Tue, Jul 31, 2018 - Page 1 News List

MH370 report ‘unable to confirm’ cause of disappearance

Bloomberg

Malaysia Airlines Flight 370 investigation team chief inspector Kok Soo Chon, left, holds up a copy of the MH370 safety investigation report after a news conference in Putrajaya, Malaysia, yesterday.

Photo: Reuters

Malaysia Airlines Flight 370, missing since 2014, was probably deliberately steered off course and flown to the southern Indian Ocean, according to the Malaysian government’s safety report into the disaster.

MH370 vanished on March 8, 2014, en route to Beijing from Kuala Lumpur with 239 people on board. Investigators have never been able to explain why the jet abandoned its route shortly into the flight, traversed Malaysia and then cruised south over the Indian Ocean.

It is difficult to attribute the change in course to any system failure, the report said.

“It is more likely that such maneuvers are due to the systems being manipulated,” the report said.

Experts mapped the Boeing 777’s course only after picking through hourly data hookups with a satellite. Extensive sonar searches of remote waters off Australia’s west coast failed to locate the wreckage.

Yesterday’s 449-page report offered little to solve modern aviation’s biggest mystery — and stopped short of apportioning specific blame. There is nothing to suggest the plane was evading radar, or evidence of behavioral changes in the crew, it said.

Significant parts of the aircraft’s power system, including the autopilot function, were probably working throughout the flight, the report said.

“We are unable to determine with any certainty the reasons that the aircraft diverted from its filed planned route,” Kok Soo Chon (郭師傳), chief inspector of the MH370 investigation team, told reporters in Putrajaya, outside Kuala Lumpur. “The possibility of intervention by a third party cannot be excluded.”

Without the help of cockpit data recorders, search teams could only guess what happened in the flight’s final moments.

Analysis by the Australian government suggested MH370 ran out of fuel before plummeting — at as much as 7,520m a minute — into the water. Other investigators speculated that a person was at the controls until the very end, gliding the plane into the ocean beyond the furthest limit of any search area.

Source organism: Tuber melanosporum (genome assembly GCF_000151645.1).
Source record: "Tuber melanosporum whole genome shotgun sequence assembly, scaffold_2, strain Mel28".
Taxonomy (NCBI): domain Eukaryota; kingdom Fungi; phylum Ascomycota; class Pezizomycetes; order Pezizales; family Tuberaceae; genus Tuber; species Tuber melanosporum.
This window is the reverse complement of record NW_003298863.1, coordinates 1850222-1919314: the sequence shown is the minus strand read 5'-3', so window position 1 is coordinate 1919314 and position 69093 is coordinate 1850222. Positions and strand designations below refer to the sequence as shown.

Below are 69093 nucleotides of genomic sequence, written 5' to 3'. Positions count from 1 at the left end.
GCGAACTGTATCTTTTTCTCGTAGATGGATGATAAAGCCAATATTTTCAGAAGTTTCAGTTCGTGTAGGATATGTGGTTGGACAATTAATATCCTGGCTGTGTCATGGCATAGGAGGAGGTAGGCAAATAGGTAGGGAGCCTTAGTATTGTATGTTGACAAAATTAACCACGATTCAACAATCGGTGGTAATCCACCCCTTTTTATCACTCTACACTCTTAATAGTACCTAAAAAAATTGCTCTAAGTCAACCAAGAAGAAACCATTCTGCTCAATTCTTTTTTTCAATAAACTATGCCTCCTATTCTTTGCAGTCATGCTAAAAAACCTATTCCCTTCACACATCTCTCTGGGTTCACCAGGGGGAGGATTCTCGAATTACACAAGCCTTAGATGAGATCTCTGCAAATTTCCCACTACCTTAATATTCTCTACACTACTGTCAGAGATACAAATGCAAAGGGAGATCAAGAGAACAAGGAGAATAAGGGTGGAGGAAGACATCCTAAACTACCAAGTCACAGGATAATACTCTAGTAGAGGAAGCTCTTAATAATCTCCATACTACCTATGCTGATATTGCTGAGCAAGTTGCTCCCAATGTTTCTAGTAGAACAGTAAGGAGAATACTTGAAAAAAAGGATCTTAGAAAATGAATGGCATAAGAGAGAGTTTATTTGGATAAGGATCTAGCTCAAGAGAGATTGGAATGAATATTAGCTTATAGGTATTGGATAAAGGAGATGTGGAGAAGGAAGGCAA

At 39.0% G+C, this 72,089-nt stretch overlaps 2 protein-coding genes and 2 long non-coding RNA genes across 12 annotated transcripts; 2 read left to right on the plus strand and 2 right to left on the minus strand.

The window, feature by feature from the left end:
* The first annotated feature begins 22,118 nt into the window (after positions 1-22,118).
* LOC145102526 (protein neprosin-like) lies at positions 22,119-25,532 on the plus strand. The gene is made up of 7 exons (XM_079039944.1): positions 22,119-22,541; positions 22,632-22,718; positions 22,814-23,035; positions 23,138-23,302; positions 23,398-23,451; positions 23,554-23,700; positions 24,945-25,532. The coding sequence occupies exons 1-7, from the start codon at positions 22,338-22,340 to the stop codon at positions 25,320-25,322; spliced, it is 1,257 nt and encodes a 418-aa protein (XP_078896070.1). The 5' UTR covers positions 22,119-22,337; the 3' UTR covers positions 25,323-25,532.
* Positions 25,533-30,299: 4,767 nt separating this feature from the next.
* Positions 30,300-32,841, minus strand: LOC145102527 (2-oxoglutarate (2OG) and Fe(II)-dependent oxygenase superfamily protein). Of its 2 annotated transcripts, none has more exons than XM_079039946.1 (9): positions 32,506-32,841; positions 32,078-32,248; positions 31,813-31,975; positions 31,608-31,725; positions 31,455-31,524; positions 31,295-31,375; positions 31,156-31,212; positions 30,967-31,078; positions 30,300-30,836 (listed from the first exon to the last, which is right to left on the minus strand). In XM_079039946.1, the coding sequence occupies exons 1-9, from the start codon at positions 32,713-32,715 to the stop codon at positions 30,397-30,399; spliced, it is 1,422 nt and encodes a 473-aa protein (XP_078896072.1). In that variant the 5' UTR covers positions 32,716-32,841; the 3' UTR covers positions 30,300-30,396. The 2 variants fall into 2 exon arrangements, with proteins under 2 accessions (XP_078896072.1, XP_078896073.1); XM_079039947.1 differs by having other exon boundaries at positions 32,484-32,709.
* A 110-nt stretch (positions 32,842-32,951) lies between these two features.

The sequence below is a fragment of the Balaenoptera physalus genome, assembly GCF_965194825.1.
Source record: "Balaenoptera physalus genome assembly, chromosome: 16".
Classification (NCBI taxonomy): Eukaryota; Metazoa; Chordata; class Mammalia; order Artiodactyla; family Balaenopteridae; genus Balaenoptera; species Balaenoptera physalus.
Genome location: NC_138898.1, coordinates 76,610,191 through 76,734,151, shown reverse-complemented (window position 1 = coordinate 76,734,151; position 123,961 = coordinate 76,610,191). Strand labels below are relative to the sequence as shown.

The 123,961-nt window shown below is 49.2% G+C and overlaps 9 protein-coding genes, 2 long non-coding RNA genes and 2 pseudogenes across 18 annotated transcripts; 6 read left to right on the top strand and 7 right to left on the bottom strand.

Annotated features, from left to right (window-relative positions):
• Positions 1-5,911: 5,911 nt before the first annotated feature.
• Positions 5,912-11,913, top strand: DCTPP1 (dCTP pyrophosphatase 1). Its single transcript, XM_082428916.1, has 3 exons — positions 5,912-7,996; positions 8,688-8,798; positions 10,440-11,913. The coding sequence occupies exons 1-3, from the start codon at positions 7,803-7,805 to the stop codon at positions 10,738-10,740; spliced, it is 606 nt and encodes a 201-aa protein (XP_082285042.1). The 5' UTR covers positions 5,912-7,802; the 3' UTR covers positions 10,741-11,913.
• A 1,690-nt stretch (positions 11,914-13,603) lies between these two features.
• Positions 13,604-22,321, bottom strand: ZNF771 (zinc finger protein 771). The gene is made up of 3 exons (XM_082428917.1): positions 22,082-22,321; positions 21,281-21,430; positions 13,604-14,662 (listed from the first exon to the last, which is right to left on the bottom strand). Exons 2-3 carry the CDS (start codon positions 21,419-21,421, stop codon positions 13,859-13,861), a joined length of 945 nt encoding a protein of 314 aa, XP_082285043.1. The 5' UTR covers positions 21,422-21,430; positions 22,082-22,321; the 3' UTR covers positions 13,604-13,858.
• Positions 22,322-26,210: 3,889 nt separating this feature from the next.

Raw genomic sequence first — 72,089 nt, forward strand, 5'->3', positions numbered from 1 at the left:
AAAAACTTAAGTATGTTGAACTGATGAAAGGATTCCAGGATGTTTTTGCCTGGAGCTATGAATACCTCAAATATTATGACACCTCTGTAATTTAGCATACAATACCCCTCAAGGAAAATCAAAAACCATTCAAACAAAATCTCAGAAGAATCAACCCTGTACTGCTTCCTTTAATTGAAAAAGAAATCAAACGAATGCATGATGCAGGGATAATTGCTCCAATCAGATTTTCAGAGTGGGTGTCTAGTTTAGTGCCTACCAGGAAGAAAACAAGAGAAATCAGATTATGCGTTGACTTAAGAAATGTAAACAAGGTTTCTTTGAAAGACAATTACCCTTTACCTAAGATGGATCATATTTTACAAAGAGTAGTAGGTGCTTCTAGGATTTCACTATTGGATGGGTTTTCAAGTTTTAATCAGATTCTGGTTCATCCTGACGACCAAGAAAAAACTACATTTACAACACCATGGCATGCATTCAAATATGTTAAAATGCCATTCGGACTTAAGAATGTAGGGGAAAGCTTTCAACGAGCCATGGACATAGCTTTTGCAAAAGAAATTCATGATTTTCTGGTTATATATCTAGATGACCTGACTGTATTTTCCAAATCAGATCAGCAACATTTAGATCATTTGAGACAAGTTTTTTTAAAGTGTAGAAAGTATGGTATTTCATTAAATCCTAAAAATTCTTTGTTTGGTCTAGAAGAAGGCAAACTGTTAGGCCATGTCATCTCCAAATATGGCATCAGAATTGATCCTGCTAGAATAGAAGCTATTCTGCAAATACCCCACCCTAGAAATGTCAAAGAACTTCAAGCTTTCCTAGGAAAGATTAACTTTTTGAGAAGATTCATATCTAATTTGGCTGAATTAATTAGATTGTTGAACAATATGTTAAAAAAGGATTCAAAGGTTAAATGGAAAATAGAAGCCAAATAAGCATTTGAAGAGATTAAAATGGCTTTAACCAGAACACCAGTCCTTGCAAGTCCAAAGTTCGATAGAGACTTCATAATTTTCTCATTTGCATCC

The report did not support either theory explicitly, but struggled to come up with a mechanical explanation for the aircraft’s deviations.

“The change in flight path likely resulted from manual inputs,” it said.

A few pieces of wreckage from MH370 did wash up in Africa, but no bodies have ever been recovered. A fresh underwater search this year by US exploration company Ocean Infinity ended without success.

The jet’s disappearance produced a slew of safety recommendations aimed at preventing a repeat of the tragedy.

New aircraft must broadcast their locations every minute when they are in trouble, but only from January 2021. A gradual tightening of requirements starts in November, when airlines must track planes every 15 minutes under regulations adopted by the UN’s International Civil Aviation Organization.

The report documented shortcomings among Kuala Lumpur air traffic controllers: they were too slow to initiate emergency procedures and there was no evidence to suggest they were continuously monitoring radar displays, it said.

Family members of those on board the plane said after a briefing by the investigation team that they were frustrated because there were many gaps in the probe and questions left unanswered.

“There is nothing new, but it highlighted failings of some government agencies” that did not follow protocol and guidelines, said Grace Nathan, whose mother was on board the plane.

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